The first time a commercial game was used within the BBC was for the independently produced Saturday morning show Parallel 9, which for its second series invited callers to take part in Parallel 9 Pinball (in fact the Electronic Arts Mega Drive game Virtual Pinball, a construction kit that allowed players to make their own designs). Interestingly, this represented the first time that players were mandated to use touch tone dialling to play as the numbers were mapped directly to the Mega Drive’s control inputs. However, as the BBC had to remain accessible to all, those still on pulse dialling could order a touch tone pad that would play the appropriate tones when pushed, and if held to the mouthpiece of the phone could still work effectively. A later holiday morning show, Reactive, took this to extremes when many contemporary console games were played in this manner, but, as you can imagine, as some of these featured between 6 and 10 unique outputs, things got very complicated in terms of explanation and operation.
It is at this point that ITV started buying in the ITE and TCM titles to play in on shows like What’s Up Doc, and within their own programming, but the traditional voice controlled games were still used on both channels. The Totally Interactive GameShow (TIGS), a combination of ITE titles and a home made Quick Time Event game based around a practical slot car racing setup known as The Devil’s Track had some success, but as the years progressed these started to be phased out again.
As digital TV and its subsequent lag caused problems, these would occasionally be run in simple contexts on analogue channels, CBBC taking their “Where’s Your Head At” promotional campaign to make a PC-based Whack-A-Mole game for links, and CITV used a live action version of a Hugo style dodging game for the final series of Ministry of Mayhem (by now retitled Holly and Stephen’s Saturday Showdown, and using a Battle of the Sexes dynamic). This game, Dodge Dolly’s Balls was later removed from the show after it transpired that the ‘live’ call in element was often prerecorded using studio guests, and with the scandals affecting many call in contests and shows at the time, it was decided to remove it.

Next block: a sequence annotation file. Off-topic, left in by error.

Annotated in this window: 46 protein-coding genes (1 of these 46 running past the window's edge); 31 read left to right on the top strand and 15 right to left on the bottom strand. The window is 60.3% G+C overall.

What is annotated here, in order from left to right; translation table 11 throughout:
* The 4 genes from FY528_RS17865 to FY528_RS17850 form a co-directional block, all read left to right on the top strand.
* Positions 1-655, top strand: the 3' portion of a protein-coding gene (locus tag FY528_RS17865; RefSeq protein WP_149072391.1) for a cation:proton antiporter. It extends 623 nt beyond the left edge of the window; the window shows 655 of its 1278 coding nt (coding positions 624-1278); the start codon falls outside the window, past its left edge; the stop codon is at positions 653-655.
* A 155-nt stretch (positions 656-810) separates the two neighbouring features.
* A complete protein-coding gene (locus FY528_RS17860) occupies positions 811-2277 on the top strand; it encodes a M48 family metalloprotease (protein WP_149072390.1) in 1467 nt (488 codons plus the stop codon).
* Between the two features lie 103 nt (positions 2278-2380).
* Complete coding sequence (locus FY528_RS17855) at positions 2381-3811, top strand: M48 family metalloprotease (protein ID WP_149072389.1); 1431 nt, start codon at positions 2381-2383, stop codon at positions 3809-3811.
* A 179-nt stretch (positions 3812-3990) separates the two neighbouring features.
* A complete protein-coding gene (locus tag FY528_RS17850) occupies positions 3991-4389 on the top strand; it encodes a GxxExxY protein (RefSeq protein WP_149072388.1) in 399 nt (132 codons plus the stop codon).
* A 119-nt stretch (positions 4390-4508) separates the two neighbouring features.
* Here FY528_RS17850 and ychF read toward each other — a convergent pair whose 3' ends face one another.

Nowadays, live games of this nature have been made obsolete, but whole shows now exist based around internet interactivity, made for the BBC. Darrall Macqueen’s SMILE, a live Sunday morning show mad much currency of its interactive games, including Pacman clones, a Puzzle Bobble-esque strategy title and a live sketching game in which home contestants drew pictures for studio guests to guess. In more recent years, whole shows have been produced around these direct linkups. These include Remotely Funny, a kids game show in which each contestant resides in their own home, and Last Commanders, a sci-fi show in which a team on Skype control a live actor via a first person perspective, creating in effect a live action video game. However, the days of the simpler game styles are long gone, with technology effectively relegating them to objects of curiosity.
UPDATED 2/2/2019 to include TV-POWWW.
* At this point, you may want to read about my own experiences with the Special Projects team here.